"No, it's not for you!" Frankie says and pulls the bowl away from the collie who has been licking the chocolate ice cream. He slaps his behind and the collie whines a bit, moving off the steps near the verandah and curling up looks at the boys with hurt eyes.
The rain drums continually against the roof of the verandah as both boys enjoy the forbidden pleasure of run and Coke that July 4th afternoon when Tom' parents have left for the mountains.
Frankie says, "I certainly am tired of this little town. I thought that maybe I wouldn't want to leave for Boston with you come September. I used to hate going anyplace new. We used to move around so often. Now, I can't wait."
They finish all the rum and Coke and now Tom, drunk as he can get, decides to tell Frankie what has been on his mind.
"I think you'll do just fine in school. I don't know about me." He had thought about what he would say for weeks now, but even with the alcohol in his veins he couldn't easily explain it all to Frankie.
At school, he had never been the football team captain or the valedictorian, never excelling at anything or wanting to until Frankie had come along in sophomore year from the Catholic junior high school. Frankie was the outsider, the Yankee, the bookworm, too good looking for his own good as some of the teachers said. And Tom, easy going, out going, popular with students and teachers alike became Frankie's closest friend. He had lost some of his friends doing so, but everyone else had finally gotten to know Frankie and liked him, even if he always remained a little different.
To Tom, Frankie was the universe. He explained all the words he had never understood, spoke French, had lived in New York and Europe with his family and made Tom wake up to his own possibilities and how easily they might be missed. They became inseparable friends and it seemed the best adventure to go onto college together.
"I'm not going. I can't. I'm staying and marrying Laura. You've gotten too weird for me. Why do you insist that we spend all this time together? My father wants to know why I spend so much time with a Yankee wop. College is for you and your kind."
Tom knew that he would never forget the look on his face. He wanted Frankie to hate him. He knew he could never convince him that staying in town was what he really wanted. Tom was frightened by what people thought, and too scared to admit to himself how much he needed him.
Before Frankie turns Tom sees his face, flushed red, contorted and stained with tears.
"He has to hate me or he'll never believe me," Tom says out loud watching Frankie as he runs into the woods. The collie looks at Tom and getting up moves away from him. The sun is almost down and the fireflies glow in the close evening air. The darkness is almost complete.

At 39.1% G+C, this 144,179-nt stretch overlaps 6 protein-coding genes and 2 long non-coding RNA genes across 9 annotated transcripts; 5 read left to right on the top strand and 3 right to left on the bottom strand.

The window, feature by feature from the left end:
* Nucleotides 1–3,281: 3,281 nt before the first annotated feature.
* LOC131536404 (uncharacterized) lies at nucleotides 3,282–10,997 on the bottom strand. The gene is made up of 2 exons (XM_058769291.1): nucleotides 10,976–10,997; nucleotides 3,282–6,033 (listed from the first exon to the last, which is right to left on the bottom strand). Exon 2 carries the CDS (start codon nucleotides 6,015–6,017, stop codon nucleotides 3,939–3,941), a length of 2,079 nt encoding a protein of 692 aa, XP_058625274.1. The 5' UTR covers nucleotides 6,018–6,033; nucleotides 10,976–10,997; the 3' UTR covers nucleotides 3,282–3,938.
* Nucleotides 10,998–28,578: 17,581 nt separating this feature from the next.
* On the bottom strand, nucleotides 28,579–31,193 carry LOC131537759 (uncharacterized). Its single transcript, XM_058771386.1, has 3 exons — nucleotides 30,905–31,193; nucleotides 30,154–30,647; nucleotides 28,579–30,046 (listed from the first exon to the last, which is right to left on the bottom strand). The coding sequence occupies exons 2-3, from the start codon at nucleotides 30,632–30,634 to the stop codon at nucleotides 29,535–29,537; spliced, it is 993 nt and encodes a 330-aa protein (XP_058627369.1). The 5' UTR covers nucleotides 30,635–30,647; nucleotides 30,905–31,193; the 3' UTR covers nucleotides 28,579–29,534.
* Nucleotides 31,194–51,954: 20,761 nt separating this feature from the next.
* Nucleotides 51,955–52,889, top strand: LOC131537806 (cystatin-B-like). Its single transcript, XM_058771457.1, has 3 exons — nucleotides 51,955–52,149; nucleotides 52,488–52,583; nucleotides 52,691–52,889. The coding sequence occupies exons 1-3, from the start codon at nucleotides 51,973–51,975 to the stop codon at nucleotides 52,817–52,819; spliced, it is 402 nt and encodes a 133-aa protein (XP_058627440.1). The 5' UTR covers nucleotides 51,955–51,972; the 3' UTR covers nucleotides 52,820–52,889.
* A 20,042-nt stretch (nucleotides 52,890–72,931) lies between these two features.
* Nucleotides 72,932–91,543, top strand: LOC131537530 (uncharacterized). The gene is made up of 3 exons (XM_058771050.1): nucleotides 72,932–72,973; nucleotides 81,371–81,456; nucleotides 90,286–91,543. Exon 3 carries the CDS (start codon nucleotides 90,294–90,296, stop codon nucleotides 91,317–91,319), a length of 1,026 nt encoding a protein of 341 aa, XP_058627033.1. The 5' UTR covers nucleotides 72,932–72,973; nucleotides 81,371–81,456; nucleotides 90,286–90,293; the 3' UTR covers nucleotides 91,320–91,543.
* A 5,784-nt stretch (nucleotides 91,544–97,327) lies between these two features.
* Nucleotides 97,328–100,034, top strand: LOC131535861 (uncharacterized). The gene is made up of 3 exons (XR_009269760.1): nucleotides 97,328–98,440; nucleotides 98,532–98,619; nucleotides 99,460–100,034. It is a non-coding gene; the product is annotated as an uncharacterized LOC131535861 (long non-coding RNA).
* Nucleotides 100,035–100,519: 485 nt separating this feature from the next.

Tom showers and puts on his old flannel nightshirt. As easily as he slips into this nightshirt he slips into his past. Tom's repudiation that summer had been too successful. He never spoke to Frankie again. But he still dreams of his hurt eyes and his run into the woods so many years ago. He remembers Boston, where he finally does go to school one year later, leaves Laura to eventually have her marry someone else in town. Tom forgets Frankie for awhile, eventually attending graduate school for theater in New Haven. He begins his career acting in stock companies and then settles in New York where, at first, he starts to find work. He recognizes that he has been able to do all of this because Frankie made him believe in his possibilities. Those possibilities were born in his past, one with which he is unable to reconcile himself. And through all these years he is pursued in his dreams. Frankie lives in these dreams in a twilight way, not moving except for the lips that move and talk. This talk is all the things one would ever say to someone who thrilled you, helped you when others couldn't or wouldn't. Tom wakes up speaking the words that Frankie's specter says to him. It is the conversation of a whole part of your life that he been swept away and driven from everything but your dreams.
He sits up in bed, awakened by fear. "I'm trapped Frankie, I can't escape, I can't breath."
He flings open the door, races down the steps and outside into the rain. The cars move slowly into the tunnel in the downpour, and he walks beside them talking outloud, a dim mad figure made invisible to the passengers by the rain and fog. He cries out, his speech slurred by fatigue. "I've lost my way. It was so clear back then, I knew what I wanted, but I was unsure of myself. I left you when it was so much easier. There's nothing left except my dreams of you. They always scare me, but I always want to have them. I needed you Frankie. Why did I let you go? I've lost my way. Why did I let you go?"
Copyright 2011 by Claude Chabot. All rights reserved.